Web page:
Protesters in Kunming demonstrate against a proposed PX petrochemical plant.
Hundreds of people took to the streets of Kunming, Yunnan province, on Thursday to protest plans to build a paraxylene (PX) producing petrochemical plant in the city. Read our live coverage of the protests here.
The number of demonstrators is still unclear, as NBC explains:
Protesters who spoke to NBC News put the number of demonstrators at around 1,000, while The Associated Press reported that about 2,500 had attended. There was no explanation for the discrepancy and Kunming police declined to comment.
In the Kunming police’s credit, it is traditional for police forces around the world to vastly underestimate protest figures, and for organisers to vastly overestimate them.
The construction of paraxylene plants is becoming more and more difficult in developed, urban areas of the country, as ‘not in my backyard’ (nimby) protests gather steam across the country. A four day protest in Ningbo in October led to plans for a PX plant in that city being scrapped.
This week, a proposed battery plant in Shanghai was cancelled after sustained objections and demonstrations from local residents.
As Jeremy Goldkorn pointed out on Twitter on Thursday, this doesn’t mean the plants won’t be built, just that they’ll be moved to less middle class areas:
Kunming: now what are they going to do? Move the PX to some place with peasants who don’t use Weibo, right?
— Jeremy Goldkorn 金玉米 (@goldkorn) May 16, 2013
The AP spoke to several protesters, who echoed the (understandable) nimby-motivations behind the protest:
Kunming officials said this week that the refinery planned by powerful state company PetroChina Co. will meet environment standards and is crucial for the local economy, but residents are worried about the air and water pollution that will result.
“We don’t need speedy development. What we need is a healthy and peaceful country,” Kunming resident Liu Yuncheng said. “I still haven’t given birth to a baby. I want to be pregnant and I want a healthy baby.”
Members of China’s public, especially among the rising middle class, have become increasingly outspoken against environmentally risky factories, in reaction to a decade of development-at-all-costs policies that have polluted the country’s air and waterways.
Kunming mayor Li Wenrong met with protesters to discuss their concerns:
Li vowed to improve government transparency and to listen to the public. He also promised to open a microblog account by noon today.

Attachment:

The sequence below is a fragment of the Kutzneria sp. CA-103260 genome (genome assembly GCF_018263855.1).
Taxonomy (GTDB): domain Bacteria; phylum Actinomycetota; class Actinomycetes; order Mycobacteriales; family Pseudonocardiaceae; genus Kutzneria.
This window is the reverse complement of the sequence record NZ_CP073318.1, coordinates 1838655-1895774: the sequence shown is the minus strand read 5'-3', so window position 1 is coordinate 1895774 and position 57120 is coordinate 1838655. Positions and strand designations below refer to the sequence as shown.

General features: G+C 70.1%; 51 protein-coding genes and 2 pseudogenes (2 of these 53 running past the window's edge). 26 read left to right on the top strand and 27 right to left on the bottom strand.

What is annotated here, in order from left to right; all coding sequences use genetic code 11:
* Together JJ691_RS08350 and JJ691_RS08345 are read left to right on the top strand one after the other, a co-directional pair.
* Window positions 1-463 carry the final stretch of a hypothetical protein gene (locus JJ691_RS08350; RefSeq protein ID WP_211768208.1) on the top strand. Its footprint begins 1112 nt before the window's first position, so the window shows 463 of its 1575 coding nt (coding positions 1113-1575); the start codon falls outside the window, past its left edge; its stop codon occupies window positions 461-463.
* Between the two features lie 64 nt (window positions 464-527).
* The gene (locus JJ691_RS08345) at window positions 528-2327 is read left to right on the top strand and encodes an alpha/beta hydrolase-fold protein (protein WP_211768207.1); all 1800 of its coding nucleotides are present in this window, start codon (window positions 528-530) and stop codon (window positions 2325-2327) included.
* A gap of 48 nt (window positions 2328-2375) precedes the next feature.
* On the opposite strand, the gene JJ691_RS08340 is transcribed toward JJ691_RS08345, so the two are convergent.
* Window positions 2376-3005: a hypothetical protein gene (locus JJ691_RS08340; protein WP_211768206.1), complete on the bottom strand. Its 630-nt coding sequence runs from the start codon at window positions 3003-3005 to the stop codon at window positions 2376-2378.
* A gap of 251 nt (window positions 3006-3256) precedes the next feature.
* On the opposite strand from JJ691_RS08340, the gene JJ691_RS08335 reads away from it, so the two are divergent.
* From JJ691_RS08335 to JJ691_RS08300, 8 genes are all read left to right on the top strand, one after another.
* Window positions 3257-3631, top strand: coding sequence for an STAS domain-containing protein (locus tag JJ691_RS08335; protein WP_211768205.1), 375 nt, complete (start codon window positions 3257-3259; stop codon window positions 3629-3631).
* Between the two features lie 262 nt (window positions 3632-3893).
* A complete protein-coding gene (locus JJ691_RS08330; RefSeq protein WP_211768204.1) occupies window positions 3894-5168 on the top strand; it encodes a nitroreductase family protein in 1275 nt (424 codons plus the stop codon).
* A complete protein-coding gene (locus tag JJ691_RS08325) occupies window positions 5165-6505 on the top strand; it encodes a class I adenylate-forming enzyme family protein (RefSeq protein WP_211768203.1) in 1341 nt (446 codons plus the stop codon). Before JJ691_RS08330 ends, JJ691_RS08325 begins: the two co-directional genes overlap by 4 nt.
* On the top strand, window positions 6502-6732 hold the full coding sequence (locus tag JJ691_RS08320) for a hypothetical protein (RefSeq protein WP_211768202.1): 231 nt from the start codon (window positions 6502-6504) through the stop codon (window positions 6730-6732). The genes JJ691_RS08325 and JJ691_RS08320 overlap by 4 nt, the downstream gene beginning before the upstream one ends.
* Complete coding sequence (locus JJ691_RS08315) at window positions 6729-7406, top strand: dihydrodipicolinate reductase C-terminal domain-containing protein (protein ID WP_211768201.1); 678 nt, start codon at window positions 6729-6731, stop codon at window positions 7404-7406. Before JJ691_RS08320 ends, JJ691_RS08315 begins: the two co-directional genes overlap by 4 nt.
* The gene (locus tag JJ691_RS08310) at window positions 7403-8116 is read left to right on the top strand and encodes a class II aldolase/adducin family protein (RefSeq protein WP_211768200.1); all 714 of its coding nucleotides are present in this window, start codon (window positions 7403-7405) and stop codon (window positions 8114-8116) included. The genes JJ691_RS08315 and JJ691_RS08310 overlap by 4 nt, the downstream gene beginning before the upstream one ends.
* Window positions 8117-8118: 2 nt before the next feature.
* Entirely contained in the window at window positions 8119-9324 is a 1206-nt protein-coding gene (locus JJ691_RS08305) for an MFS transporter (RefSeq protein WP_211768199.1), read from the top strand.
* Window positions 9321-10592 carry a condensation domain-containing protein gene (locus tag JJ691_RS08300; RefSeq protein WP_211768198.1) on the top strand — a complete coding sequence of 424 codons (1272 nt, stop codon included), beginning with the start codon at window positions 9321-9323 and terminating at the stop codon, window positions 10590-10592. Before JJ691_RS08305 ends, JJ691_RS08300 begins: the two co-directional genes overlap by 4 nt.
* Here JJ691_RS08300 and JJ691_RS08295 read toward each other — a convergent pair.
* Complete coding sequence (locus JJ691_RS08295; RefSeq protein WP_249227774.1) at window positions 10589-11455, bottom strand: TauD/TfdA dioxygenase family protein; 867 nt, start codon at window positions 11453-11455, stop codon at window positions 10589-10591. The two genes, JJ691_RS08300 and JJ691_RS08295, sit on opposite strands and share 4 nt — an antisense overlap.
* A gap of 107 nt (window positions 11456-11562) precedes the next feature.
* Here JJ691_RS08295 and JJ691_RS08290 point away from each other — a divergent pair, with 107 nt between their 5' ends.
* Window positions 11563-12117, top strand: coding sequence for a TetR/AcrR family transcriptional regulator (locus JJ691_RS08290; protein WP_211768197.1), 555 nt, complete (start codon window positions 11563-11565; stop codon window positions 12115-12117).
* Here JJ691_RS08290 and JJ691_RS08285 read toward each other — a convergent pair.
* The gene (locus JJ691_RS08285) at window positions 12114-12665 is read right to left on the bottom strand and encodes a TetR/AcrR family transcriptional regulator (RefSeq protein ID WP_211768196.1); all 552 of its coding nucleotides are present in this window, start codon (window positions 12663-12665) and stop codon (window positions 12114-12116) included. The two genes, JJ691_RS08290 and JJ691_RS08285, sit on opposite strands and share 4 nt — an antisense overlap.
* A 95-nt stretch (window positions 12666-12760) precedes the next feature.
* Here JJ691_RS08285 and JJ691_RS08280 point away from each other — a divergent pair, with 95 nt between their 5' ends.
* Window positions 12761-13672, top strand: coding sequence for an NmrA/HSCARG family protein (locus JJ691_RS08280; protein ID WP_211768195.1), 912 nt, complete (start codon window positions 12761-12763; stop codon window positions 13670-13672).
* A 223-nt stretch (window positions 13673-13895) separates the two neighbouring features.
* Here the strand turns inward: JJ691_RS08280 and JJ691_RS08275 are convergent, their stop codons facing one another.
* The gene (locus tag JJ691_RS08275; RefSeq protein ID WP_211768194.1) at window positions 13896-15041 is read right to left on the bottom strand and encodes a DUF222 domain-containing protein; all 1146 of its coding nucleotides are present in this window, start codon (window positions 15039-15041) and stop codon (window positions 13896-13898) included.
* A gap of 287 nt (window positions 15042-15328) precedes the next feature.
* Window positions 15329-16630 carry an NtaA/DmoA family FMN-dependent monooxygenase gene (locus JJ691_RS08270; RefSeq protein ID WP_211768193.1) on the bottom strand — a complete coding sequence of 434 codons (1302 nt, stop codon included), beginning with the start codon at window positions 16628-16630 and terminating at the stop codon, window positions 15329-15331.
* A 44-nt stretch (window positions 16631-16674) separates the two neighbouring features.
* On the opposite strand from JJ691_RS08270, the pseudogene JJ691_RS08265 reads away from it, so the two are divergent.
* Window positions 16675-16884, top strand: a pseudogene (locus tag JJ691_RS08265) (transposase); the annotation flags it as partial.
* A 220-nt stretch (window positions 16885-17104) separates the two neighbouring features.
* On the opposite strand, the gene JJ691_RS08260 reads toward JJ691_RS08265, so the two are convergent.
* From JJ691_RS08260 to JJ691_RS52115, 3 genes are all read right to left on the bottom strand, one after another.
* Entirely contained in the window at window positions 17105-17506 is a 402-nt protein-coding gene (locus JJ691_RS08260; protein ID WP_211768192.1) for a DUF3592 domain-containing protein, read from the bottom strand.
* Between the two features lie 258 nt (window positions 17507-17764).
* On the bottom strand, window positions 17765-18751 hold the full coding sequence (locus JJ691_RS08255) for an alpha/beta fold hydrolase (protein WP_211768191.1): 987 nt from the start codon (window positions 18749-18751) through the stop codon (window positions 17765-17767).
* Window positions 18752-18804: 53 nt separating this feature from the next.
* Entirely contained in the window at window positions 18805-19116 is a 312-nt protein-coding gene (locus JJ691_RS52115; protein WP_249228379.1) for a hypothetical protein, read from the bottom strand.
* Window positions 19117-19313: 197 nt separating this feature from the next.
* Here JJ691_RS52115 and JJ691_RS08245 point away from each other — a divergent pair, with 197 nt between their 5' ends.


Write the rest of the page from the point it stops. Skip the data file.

He repeated that whether the PX project went ahead would depend on public opinion, but rejected a proposal from the protesters for a referendum of the city’s seven million residents.
“There is no precedent for one person, one vote, being practised in our country, so it is not likely to happen,” he said.
Li also evaded most questions about the fate of the refinery, frustrating some protesters who left in the middle of the meeting. Instead, he offered face-to-face dialogue with protesters next Wednesday. Only eight people signed up.
True to his word, Li posted the first message to his official microblog on Friday:
Hello everybody! I am the mayor of Kunming Li Wenrong, and today I have launched my Sina microblog, hoping to build an open line of communication with you. I am willing to listen to your views on the construction and development of Kunming, and myself and my colleagues will carefully study all your suggestions and recommendations.
Thank you for you attention. I will carefully sort and respond to your questions as soon as possible. I hope we can offer support and understanding [smiley face emoticon].
As of writing, Li has over 23,000 followers.
Despite the relatively lax censorship of the protest on Weibo on Thursday (photos and statuses from the demonstration are still, by and large, searchable on the site), state media received clear instructions not to cover the incident, according to China Digital Times:
Central Propaganda Department: Without exception, do not republish, report, or comment on the assembly of the masses in Kunming to protest the construction of a PetroChina oil refinery.
State Internet Information Office: All websites are asked to remove text, images, and video related to the protest of over 1,000 people in Kunming city center against the Anning PX construction plan. Interactive platforms must strictly monitor activity. (May 16, 2013)
(h/t: Patrick Boehler)